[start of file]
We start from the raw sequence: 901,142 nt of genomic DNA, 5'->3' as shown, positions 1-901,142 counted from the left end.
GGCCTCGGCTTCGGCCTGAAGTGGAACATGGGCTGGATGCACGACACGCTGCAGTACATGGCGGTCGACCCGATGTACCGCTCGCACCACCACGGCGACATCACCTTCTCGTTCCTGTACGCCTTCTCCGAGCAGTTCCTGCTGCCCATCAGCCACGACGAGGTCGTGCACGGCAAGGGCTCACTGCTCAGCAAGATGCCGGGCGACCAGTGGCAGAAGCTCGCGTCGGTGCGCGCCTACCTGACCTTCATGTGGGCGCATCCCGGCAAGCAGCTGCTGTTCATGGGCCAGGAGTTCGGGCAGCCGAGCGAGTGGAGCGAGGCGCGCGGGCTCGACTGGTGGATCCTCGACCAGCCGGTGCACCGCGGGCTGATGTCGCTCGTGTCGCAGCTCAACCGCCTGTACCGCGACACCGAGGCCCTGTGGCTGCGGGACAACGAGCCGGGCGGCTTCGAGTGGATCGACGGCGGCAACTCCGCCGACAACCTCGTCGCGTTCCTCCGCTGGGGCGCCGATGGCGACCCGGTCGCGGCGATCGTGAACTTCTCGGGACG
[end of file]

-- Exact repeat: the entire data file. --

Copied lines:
We start from the raw sequence: 901,142 nt of genomic DNA, 5'->3' as shown, positions 1-901,142 counted from the left end.
GGCCTCGGCTTCGGCCTGAAGTGGAACATGGGCTGGATGCACGACACGCTGCAGTACATGGCGGTCGACCCGATGTACCGCTCGCACCACCACGGCGACATCACCTTCTCGTTCCTGTACGCCTTCTCCGAGCAGTTCCTGCTGCCCATCAGCCACGACGAGGTCGTGCACGGCAAGGGCTCACTGCTCAGCAAGATGCCGGGCGACCAGTGGCAGAAGCTCGCGTCGGTGCGCGCCTACCTGACCTTCATGTGGGCGCATCCCGGCAAGCAGCTGCTGTTCATGGGCCAGGAGTTCGGGCAGCCGAGCGAGTGGAGCGAGGCGCGCGGGCTCGACTGGTGGATCCTCGACCAGCCGGTGCACCGCGGGCTGATGTCGCTCGTGTCGCAGCTCAACCGCCTGTACCGCGACACCGAGGCCCTGTGGCTGCGGGACAACGAGCCGGGCGGCTTCGAGTGGATCGACGGCGGCAACTCCGCCGACAACCTCGTCGCGTTCCTCCGCTGGGGCGCCGATGGCGACCCGGTCGCGGCGATCGTGAACTTCTCGGGACG